The first story I remember writing was the year I was thirteen. I sat in the little office area my mum had set up in the unfinished basement of our house and wrote on her old typewriter about mermaid girls who lived in an underwater country called Flamania. I found that typed page recently among my old notebooks full of writing, but didn’t reread it. Again, the memory is so clear. I remember the weight of the typewriter keys as I pressed them, and the smell of the basement, and the exact shade of brown of the floor joists above my head.

When I was fifteen I started writing fan fiction, although I didn’t know that’s what it was at the time. I was a Star Trek geek that year, and read all the tie-in books, and I decided I wanted to write my own. I wrote to Pocket Books to inquire about this possibility, and I was so proud when they mailed me back the author guidelines. I felt like I was being taken seriously. I would bring my handwritten pages of fan fiction to school to share with my best friend Sara, and she would write me notes in class about all the things she thought should happen in the story. Sadly, we never finished it.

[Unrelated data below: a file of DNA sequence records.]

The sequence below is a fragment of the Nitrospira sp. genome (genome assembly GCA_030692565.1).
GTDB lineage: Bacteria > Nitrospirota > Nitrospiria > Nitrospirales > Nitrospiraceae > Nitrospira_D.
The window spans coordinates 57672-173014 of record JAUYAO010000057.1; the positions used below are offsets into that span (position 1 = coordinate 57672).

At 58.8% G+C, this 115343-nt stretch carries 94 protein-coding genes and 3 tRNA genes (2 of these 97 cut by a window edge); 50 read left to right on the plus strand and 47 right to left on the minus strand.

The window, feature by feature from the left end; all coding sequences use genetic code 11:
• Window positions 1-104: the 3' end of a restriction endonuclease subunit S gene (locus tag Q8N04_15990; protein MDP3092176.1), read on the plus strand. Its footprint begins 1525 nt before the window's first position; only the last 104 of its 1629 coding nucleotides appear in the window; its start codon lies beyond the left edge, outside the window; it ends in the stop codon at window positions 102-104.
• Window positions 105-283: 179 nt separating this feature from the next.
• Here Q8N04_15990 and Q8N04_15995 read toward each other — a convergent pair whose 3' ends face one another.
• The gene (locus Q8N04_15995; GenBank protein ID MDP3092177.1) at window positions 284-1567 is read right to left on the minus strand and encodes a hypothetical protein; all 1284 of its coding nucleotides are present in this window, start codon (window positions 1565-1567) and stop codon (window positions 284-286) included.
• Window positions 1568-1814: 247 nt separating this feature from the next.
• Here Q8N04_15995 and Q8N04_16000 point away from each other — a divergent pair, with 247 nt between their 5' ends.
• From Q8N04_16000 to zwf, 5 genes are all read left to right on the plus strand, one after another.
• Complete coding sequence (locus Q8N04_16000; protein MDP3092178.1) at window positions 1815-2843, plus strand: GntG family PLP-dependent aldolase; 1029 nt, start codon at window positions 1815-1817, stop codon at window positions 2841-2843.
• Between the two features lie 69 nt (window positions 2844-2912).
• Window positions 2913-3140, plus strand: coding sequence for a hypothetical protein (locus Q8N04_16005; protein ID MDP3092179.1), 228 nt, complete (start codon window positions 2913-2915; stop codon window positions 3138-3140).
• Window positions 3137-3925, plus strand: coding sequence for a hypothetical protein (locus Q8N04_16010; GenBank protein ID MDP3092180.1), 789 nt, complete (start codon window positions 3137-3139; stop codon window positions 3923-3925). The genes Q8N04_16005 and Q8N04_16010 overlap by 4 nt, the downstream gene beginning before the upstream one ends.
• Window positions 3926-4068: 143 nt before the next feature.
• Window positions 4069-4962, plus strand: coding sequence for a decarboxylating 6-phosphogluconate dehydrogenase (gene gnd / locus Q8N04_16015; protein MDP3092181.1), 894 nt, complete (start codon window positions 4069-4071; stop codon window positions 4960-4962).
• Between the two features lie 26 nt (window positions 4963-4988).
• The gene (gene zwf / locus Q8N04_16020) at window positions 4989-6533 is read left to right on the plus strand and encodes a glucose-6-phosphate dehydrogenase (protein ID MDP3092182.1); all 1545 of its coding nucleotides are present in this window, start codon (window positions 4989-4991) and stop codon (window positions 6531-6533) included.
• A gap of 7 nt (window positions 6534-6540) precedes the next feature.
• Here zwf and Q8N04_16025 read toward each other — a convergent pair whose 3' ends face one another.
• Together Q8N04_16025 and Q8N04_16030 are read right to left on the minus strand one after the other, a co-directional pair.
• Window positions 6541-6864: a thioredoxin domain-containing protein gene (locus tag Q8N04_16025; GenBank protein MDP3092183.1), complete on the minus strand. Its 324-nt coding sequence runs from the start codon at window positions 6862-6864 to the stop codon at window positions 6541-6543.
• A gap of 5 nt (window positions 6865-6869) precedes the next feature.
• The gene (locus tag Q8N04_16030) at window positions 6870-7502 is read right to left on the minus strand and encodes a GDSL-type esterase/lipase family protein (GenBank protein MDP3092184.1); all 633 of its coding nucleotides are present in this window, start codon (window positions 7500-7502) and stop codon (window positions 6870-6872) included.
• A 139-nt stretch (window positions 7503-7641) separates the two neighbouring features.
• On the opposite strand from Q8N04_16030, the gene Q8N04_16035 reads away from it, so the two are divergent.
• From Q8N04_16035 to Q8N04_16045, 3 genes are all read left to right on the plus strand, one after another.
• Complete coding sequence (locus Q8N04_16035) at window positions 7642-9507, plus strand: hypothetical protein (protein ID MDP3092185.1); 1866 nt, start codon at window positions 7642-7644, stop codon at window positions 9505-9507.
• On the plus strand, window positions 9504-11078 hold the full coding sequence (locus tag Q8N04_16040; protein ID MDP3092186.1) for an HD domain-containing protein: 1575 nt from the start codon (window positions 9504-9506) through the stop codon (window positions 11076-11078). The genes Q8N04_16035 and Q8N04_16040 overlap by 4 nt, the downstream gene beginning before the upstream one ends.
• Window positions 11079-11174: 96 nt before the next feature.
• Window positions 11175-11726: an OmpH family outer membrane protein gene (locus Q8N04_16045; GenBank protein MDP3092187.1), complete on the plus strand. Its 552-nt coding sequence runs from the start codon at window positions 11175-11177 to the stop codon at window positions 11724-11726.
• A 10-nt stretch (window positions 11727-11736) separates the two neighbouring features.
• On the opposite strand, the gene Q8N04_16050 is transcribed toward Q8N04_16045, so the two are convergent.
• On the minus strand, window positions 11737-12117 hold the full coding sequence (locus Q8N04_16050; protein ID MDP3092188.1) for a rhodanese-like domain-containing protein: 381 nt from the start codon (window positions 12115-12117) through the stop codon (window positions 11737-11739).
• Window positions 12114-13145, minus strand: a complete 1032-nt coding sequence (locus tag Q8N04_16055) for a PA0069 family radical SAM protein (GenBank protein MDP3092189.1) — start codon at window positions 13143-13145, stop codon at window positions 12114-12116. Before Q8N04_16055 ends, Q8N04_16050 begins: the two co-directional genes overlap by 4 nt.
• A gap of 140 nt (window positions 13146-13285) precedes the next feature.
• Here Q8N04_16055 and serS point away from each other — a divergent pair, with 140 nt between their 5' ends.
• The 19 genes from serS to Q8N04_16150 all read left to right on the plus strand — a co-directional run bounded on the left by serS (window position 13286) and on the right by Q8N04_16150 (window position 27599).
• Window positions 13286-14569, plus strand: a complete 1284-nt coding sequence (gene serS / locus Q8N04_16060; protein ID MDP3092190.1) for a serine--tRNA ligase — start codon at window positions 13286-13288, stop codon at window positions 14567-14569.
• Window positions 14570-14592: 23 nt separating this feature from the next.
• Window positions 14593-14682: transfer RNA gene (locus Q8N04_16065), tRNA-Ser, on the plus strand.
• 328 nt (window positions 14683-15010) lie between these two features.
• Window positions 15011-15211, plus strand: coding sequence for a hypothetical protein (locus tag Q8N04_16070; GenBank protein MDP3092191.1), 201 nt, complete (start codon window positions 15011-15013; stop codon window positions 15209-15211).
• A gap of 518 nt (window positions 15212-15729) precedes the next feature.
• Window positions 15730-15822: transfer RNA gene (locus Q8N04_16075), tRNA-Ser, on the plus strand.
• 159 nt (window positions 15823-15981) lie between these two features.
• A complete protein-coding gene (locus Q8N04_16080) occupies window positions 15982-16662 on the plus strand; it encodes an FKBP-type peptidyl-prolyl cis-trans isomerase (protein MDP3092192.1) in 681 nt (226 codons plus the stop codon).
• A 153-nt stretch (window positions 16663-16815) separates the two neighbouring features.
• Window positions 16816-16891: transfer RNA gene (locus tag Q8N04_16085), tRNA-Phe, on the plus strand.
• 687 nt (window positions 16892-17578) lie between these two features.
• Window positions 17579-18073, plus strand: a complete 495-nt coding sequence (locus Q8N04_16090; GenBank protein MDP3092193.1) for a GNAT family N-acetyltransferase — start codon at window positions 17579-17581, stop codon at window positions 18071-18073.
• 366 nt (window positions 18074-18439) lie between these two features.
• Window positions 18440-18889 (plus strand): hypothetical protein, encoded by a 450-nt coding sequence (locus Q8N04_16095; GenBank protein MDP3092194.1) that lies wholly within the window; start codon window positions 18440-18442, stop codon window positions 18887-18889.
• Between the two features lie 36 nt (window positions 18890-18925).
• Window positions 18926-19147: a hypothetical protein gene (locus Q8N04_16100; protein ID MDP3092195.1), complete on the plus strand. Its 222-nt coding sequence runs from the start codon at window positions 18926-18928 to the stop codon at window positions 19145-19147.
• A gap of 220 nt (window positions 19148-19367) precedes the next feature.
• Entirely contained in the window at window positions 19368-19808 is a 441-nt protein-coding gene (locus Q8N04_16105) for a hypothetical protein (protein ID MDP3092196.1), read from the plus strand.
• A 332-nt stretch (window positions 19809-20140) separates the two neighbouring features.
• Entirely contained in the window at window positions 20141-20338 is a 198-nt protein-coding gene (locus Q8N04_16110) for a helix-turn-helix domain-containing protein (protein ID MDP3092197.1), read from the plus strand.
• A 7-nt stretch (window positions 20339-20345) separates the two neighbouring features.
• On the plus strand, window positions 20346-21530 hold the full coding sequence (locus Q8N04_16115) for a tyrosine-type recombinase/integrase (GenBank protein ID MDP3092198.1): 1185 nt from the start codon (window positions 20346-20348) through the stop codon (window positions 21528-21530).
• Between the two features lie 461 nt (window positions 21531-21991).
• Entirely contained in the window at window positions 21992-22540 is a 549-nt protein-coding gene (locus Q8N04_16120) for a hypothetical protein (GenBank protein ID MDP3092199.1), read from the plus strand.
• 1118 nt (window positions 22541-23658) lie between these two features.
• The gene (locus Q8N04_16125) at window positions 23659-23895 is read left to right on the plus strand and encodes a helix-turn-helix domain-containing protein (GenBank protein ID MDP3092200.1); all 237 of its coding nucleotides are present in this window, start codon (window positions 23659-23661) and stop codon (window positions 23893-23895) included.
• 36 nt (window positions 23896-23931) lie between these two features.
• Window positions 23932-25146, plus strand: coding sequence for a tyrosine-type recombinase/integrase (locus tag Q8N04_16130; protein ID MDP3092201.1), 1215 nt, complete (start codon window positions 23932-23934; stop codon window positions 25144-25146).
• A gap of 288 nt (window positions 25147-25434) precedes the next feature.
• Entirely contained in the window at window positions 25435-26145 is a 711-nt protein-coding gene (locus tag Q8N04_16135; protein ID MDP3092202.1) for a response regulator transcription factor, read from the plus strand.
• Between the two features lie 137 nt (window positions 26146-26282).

By my late teens I knew that I wouldn’t be a writer as my primary career, but I also remember standing at the top of the basement stairs and telling my dad that no matter what else I did, I would always write.

Last year, I took a couple of continuing education classes in creative writing, more than twenty years after that first story I wrote on my mom’s typewriter. Those classes provided the right information at the right time, and I felt something shift in my writing. I feel like I took a step from being an aspiring author to being an emerging author. I don’t know that this is a meaningful distinction anywhere but inside my own head, but it meant a lot to me. My confidence in my ability has grown.

In the last six months or so I’ve been sending out my stories to magazines, online and off. So far, I’m collecting rejection letters, but one day there’ll be an acceptance in the mix. And I’ll have another milestone to remember.

Submitted!